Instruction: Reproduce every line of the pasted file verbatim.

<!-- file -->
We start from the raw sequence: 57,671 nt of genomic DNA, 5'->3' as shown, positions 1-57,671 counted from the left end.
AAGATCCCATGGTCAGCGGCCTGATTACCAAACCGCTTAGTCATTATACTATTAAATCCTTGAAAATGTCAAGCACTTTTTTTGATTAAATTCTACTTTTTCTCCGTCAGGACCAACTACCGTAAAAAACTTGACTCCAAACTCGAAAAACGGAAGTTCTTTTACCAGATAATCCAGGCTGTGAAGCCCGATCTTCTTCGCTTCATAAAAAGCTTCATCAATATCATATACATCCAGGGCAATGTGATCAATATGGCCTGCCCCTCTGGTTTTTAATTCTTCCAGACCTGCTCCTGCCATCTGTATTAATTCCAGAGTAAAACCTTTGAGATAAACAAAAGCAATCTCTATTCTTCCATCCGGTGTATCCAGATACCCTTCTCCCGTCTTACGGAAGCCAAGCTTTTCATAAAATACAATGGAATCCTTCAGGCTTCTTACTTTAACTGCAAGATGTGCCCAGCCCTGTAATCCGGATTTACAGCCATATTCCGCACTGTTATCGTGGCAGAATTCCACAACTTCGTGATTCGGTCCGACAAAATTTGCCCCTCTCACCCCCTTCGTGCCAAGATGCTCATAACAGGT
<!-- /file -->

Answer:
We start from the raw sequence: 57,671 nt of genomic DNA, 5'->3' as shown, positions 1-57,671 counted from the left end.
AAGATCCCATGGTCAGCGGCCTGATTACCAAACCGCTTAGTCATTATACTATTAAATCCTTGAAAATGTCAAGCACTTTTTTTGATTAAATTCTACTTTTTCTCCGTCAGGACCAACTACCGTAAAAAACTTGACTCCAAACTCGAAAAACGGAAGTTCTTTTACCAGATAATCCAGGCTGTGAAGCCCGATCTTCTTCGCTTCATAAAAAGCTTCATCAATATCATATACATCCAGGGCAATGTGATCAATATGGCCTGCCCCTCTGGTTTTTAATTCTTCCAGACCTGCTCCTGCCATCTGTATTAATTCCAGAGTAAAACCTTTGAGATAAACAAAAGCAATCTCTATTCTTCCATCCGGTGTATCCAGATACCCTTCTCCCGTCTTACGGAAGCCAAGCTTTTCATAAAATACAATGGAATCCTTCAGGCTTCTTACTTTAACTGCAAGATGTGCCCAGCCCTGTAATCCGGATTTACAGCCATATTCCGCACTGTTATCGTGGCAGAATTCCACAACTTCGTGATTCGGTCCGACAAAATTTGCCCCTCTCACCCCCTTCGTGCCAAGATGCTCATAACAGGT